I didn’t particularly like Peggy and Stan’s forced-fed romance.  Seems so uncharacteristically happy-ending hackneyed for a show that so stridently avoided cliché.  It seems Matt Weiner’s affection for Elizabeth Moss and her Peggy got the better of his artistic sense.  Why MAD MEN is great is that every time you think it should hit the throttle, it steps on the brake.  It’s been doing it for seven amazing seasons.  This withholding, this lack of splashiness, is very much the point, it’s what MAD MEN had to offer us overall: the idea that life doesn’t need Drama to be dramatic.  Peggy and Stan—the opposite of that.

Overall I was a little touched by Don and Betty’s phone call goodbye – it was simple and balanced and reflected the love and resentment they have for each other pretty remarkably.  Don and Peggy’s call—less impressed; a mere curtain call for the actors to have one last moment together.  Whatever... sentiment, move along.

All that earns it about a B.  What kicks it up to A-, classic series ending territory is that holy-shit-genius ending.  It’s such an instant-classic update on The Sopranos final go-dark moment. 
If you are wondering whether or not Don went back to NY to create that coke ad, or if Don had some sort of “true enlightenment” and stayed retired ad ifinitum, you are doing exactly what Matt Weiner wanted—and fully missing the point.  Like the “Did Tony Die” preseverating that followed Gandofini’s “series wrap”, it comes from a place of ego on the audiences’ behalf—we want to feel we own these characters, have a claim on their future, for christs sake know if they live or die.  David Chase denied us that; now Matthew Weiner does too—sort of brilliantly.  Don may have created the ad; sure that makes sense.  Or maybe it’s just a final coda of commentary—this saturated dream of Coca-Cola “bringing us together”—the steamrolling corruption of the corporate agenda.  But there is no “really happened”, there is no secret, there is no correct answer.  Debating it only shows what you project upon it.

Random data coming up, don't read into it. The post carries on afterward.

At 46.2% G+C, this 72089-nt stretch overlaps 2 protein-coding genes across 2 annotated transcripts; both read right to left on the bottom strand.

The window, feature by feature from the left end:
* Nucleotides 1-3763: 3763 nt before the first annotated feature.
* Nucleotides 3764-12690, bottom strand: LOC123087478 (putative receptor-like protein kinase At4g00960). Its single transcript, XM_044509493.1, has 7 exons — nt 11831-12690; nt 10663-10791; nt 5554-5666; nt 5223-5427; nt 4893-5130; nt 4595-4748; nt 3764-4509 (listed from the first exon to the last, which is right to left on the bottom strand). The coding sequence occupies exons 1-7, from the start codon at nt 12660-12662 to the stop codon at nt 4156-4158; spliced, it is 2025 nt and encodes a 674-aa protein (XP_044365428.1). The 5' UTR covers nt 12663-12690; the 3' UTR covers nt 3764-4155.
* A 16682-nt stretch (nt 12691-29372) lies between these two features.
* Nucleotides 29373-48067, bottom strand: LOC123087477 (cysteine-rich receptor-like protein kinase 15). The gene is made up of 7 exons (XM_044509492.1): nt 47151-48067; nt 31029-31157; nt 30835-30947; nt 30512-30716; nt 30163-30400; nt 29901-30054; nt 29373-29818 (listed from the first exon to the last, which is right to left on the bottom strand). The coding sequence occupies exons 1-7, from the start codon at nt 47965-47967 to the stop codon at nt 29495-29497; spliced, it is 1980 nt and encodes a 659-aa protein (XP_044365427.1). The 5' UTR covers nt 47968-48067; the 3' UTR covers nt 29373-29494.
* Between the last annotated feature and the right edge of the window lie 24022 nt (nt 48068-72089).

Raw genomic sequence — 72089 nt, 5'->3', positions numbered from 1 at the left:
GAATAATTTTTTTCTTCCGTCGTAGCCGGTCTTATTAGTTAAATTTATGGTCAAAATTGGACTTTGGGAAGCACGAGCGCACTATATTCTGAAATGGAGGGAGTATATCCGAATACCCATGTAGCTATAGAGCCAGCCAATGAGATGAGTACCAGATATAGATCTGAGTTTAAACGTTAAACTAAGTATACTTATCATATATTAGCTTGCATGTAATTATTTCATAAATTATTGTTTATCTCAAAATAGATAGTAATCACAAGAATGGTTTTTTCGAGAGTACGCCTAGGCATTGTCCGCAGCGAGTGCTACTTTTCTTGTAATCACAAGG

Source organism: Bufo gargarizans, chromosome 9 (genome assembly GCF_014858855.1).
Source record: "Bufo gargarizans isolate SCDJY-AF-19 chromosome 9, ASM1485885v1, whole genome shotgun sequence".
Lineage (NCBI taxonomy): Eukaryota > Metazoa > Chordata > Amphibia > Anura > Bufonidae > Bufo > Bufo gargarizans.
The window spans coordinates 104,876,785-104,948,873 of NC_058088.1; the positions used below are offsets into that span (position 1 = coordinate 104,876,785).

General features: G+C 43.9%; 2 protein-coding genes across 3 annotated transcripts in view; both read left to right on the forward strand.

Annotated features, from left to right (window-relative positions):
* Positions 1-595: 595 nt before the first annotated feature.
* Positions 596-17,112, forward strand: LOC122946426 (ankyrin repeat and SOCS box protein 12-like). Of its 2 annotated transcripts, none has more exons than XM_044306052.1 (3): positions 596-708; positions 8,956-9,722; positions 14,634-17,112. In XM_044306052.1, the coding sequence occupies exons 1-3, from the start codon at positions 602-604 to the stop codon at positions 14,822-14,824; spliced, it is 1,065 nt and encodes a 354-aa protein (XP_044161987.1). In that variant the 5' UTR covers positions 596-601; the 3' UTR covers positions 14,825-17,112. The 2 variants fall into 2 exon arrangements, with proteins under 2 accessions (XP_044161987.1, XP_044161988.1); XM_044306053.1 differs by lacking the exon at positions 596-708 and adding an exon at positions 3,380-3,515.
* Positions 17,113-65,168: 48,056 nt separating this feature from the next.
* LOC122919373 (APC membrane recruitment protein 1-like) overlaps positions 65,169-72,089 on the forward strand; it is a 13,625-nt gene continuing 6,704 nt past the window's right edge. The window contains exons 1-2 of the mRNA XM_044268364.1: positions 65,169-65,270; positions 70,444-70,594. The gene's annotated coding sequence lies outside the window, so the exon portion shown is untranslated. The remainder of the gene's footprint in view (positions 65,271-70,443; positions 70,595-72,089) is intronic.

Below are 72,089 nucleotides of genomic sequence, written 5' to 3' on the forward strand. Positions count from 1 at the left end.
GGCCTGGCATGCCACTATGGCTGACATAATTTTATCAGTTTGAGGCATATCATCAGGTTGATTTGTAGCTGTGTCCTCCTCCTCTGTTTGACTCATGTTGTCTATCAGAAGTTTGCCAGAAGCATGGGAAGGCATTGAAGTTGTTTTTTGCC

And for my half—I project a lot of bleakness.  MAD MEN postulates, as the Sopranos did, that real change is impossible for human beings.  We love and lose, we remarry, we fight and reconcile and dream and lets dreams slide away, but we don’t change.  We bring home the bacon or venereal disease, but we don’t change.  We enter into routines and break them and soul search and bob for apples at the county fair, but we don’t change.  Don cannot run from the past because it will never be wholly just his past; it is his present and it is his destiny, and it is so interwoven into his DNA that there’s simply nothing else to cling to, even if—even when—he wants to.  Long after it is of any narrative pertinence to the show, this always gossamer storyline of Don being Dick Whitman remains as a haunting reminder that it’s not who Don is but rather what he is that indicts him: he is a liar, he is a cheater, he is a man who—let’s not moralize here or opine on whether better men exist—is not a good man in the way polite society wants good men to be.  He is a Tony Soprano who kills softly, differently; who tries to feel; does feel; has vision; blurs vision; lights a cigarette; snubs one out; doesn’t change.

And like Tony when all is said and done, Don doesn’t live and Don doesn’t die.  He ends.


Thursday, May 14, 2015

EX MACHINA: no gods here

EX MACHINA is a good film, though it is only about two-thirds as clever as it thinks it is.  The future it imagines is an uncannily plausible cocktail of Google Glass technology and sublimated narcissism.  The kind of future that all the money on earth buys the richest boys in Silicon Valley.
In short: Nathan, a Mark Zuckerberg-type young rich genius, invites one of his employees (Caleb) to his secluded complex to test the brain power of an android—an Artificially Intelligent fembot names Ava—with a “Turing Test” (not much of a ‘test’ really: does the flesh-and-blood human know this being is a robot, or not?).  Obviously Caleb falls in love with Ava’s perfect mechanical ass and, erhm, wit.  Obviously complications ensue.
Seamless (literally without seams—at what point did the hallmark of futurism become doors that don’t look like doors?) and inhuman, Nathan’s world is an exquisitely carved bio-dome seemingly plopped on Jurassic Park’s Isla Nublar.  Somehow you still need key cards to unlock doors, but whatever.  The technical wonder of EX MACHINA (and it is considerable—Ava is one of if not  the best-designed synthetic human I’ve seen in the movies) is a perfect foil for the stunning natural design of Nathan’s compound.  It manages to invoke certain questions of creation, erosion, and possibly limitless power.  In short, and very much on-theme, something godly.